Athletic looks in the mirror of Ernesto Valverde | Soccer | Sports

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Ernesto Valverde was never seen as excited as he was on Saturday morning. He is a polite, close, even warm person, but so discreet that he barely allows his feelings to emerge on a football field. He has won titles with Olympiacos and Barcelona, ​​but he considers that the Cup he has won with Athletic is the most special of his career. And he did not somersault as he had jokingly promised. He only limited himself to appearing before the media with a t-shirt commemorating the title.

The first thing he did after Berenguer scored the final penalty was to hug Javier Aguirre, the Mallorca coach, with whom he has a wonderful relationship. Then he turned around, raised his fists to the sky and put his hands on his head, as if remembering the phrase that the protagonists of the titles from the 80s repeat and that Piru Gainza, then Javier Clemente’s right-hand man, told them when They won the League at the Insular stadium: “Guys, you don’t know what you’ve done.” Perhaps the gesture, before hugging his team of collaborators, was because Ernesto Valverde is aware of what they had done: flooding millions of fans with happiness.

Although he does not want to talk about his renewal, his statements in the Cartuja press room, in which he confessed not having remembered that Athletic already has a secure place in Europe next season, “ah, that’s true, I hadn’t even thought realized”, they hinted that there will be no problems to continue in the team of his life, in which he has played, and for which he has coached in three eras.

Nor will the president, Jon Uriarte, object, who considers him “one of the best coaches in the world.” For the rojiblanco leader, “Ernesto is an incredible coach, he is a luxury. I hope he will be with us for many years.” The president, who lived the last barge when he was five years old and dressed in the Real uniform – is the nephew of Luis Uranga, former president txuriurdin–, it is very clear. It just depends on the technician, who doesn’t seem like he’s going to resist too much.

Because for Valverde, Athletic is almost in his DNA. Although it took him a while to arrive, because he played for Alavés, Sestao, Espanyol and Barcelona before joining Athletic as a footballer, where he played six seasons before retiring at Mallorca, he always found his refuge in Bilbao. It was the place to which he returned every time one of his adventures on the bench ended.

It was the city in which he lived when two of the three candidates in the last elections called him to incorporate him into their candidacy. It was, perhaps, his last opportunity to sit on the Athletic bench. He made it a condition not to be used as an electoral weapon, but simply as a claim, and when Uriarte won, he signed for a season. His third stage began. The first, due to a personal bet by Andoni Zubizarreta, who risked bringing him up from Bilbao Athletic; the second, with Josu Urrutia – with whom he shared a dressing room – as president. He signed him to appease a bewildered dressing room after Marcelo Bielsa’s second year. The first time, with the new field with a stand under construction, he got the team into the Champions League.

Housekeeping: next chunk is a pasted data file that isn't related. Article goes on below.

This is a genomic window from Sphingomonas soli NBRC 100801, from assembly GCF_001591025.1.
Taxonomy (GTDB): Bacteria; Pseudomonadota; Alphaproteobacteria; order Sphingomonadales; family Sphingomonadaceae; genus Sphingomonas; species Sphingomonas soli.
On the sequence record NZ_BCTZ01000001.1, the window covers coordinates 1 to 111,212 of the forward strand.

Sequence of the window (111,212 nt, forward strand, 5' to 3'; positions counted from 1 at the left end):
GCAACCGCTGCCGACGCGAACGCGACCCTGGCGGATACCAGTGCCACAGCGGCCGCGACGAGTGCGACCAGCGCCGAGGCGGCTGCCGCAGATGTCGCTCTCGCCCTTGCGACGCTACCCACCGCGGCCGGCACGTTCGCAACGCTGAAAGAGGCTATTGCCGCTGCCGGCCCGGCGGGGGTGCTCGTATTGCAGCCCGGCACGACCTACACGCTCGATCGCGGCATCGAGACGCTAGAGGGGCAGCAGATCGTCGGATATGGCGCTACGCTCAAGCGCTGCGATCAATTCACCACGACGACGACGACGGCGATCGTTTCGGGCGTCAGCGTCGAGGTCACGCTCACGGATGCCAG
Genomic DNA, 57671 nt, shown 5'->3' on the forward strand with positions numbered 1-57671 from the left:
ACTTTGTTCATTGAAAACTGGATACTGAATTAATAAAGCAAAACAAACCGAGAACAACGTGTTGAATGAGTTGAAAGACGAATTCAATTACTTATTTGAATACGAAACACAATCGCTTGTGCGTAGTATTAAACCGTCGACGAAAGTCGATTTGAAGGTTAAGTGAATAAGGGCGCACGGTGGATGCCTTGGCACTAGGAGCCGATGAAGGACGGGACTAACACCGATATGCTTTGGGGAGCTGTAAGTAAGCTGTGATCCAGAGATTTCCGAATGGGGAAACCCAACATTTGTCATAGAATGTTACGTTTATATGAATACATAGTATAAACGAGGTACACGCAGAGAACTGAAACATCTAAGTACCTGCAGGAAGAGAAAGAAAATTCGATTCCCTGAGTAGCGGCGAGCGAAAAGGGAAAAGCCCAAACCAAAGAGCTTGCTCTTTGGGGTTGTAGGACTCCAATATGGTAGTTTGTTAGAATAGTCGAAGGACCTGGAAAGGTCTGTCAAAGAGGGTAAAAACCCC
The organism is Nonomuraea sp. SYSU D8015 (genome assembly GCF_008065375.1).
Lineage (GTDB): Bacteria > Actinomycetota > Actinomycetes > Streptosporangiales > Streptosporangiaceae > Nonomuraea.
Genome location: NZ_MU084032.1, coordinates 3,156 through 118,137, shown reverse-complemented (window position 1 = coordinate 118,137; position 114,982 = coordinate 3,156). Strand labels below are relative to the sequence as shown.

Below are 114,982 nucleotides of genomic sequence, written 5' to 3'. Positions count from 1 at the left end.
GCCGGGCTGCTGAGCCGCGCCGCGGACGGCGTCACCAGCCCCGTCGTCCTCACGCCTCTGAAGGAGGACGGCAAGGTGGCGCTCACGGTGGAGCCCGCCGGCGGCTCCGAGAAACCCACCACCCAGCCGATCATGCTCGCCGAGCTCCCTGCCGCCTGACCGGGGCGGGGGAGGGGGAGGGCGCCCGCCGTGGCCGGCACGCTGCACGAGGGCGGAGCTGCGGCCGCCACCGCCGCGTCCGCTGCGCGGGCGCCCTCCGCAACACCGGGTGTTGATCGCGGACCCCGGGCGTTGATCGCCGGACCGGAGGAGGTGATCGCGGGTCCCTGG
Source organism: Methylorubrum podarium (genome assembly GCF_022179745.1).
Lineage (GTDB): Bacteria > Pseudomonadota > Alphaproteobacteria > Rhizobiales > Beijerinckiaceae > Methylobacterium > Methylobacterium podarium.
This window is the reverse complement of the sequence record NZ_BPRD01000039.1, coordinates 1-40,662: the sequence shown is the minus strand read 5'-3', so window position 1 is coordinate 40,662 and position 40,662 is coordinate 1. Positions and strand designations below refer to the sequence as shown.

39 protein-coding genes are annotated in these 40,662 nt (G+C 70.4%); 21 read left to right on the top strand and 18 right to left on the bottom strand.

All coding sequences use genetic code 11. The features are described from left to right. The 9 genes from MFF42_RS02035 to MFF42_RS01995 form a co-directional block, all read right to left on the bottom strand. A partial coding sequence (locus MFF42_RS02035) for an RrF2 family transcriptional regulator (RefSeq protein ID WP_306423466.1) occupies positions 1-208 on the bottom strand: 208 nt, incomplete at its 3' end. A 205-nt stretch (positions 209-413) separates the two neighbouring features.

He was there from 2013 to 2017, he put Athletic in Europe every season, won a Super Cup and became the coach with the most games in red and white history. When he went to Barcelona, ​​with which he won two leagues, he left a huge hole in Athletic that neither Ziganda, nor Berizzo, nor Garitano, nor Marcelino, finished filling. During that period, Athletic stopped playing European competitions, nor did they do so upon his return. Valverde, an enemy of vain promises, must have found the press conference with Muniain and the president somewhat out of place, in which they set the goal of playing in Europe. The promise was not fulfilled, so the scene was not repeated in this season. Nobody promised anything, except work, and the coach born in Viandar de la Vera, in Cáceres, a town where he goes when he can, gave one more twist. He began to have a series of promising youngsters, and to take center stage from some of the veterans. Captain Muniain and Raúl García have played considerably less than in other seasons.

He opted for Ruiz de Galarreta from the beginning; with Prados later, and he insisted on keeping Aguirrezabala in goal for the Cup. From the beginning to the end. He responded by stopping a penalty against Morlanes in the final shootout, and responding with great interventions on Mallorca’s chances.

Valverde also opted for Guruzeta, to accompany the Williams brothers and Sancet on the offensive line, and the forward responded with goals. To top it off, in the final, he gave the expert touch when it came to penalty shots. The four that Athletic executed were launched by veteran players and also with fewer minutes on the field, to remove responsibility from the most inexperienced. Raúl García, Muniain, Vesga and Berenguer responded. “The fifth was for Unai Gómez,” said Valverde. “I think he’s glad he didn’t throw it away.” There his work culminated, which has led Athletic to its twenty-fourth Copa del Rey, and him to go down in the club’s history as the coach who achieved it.

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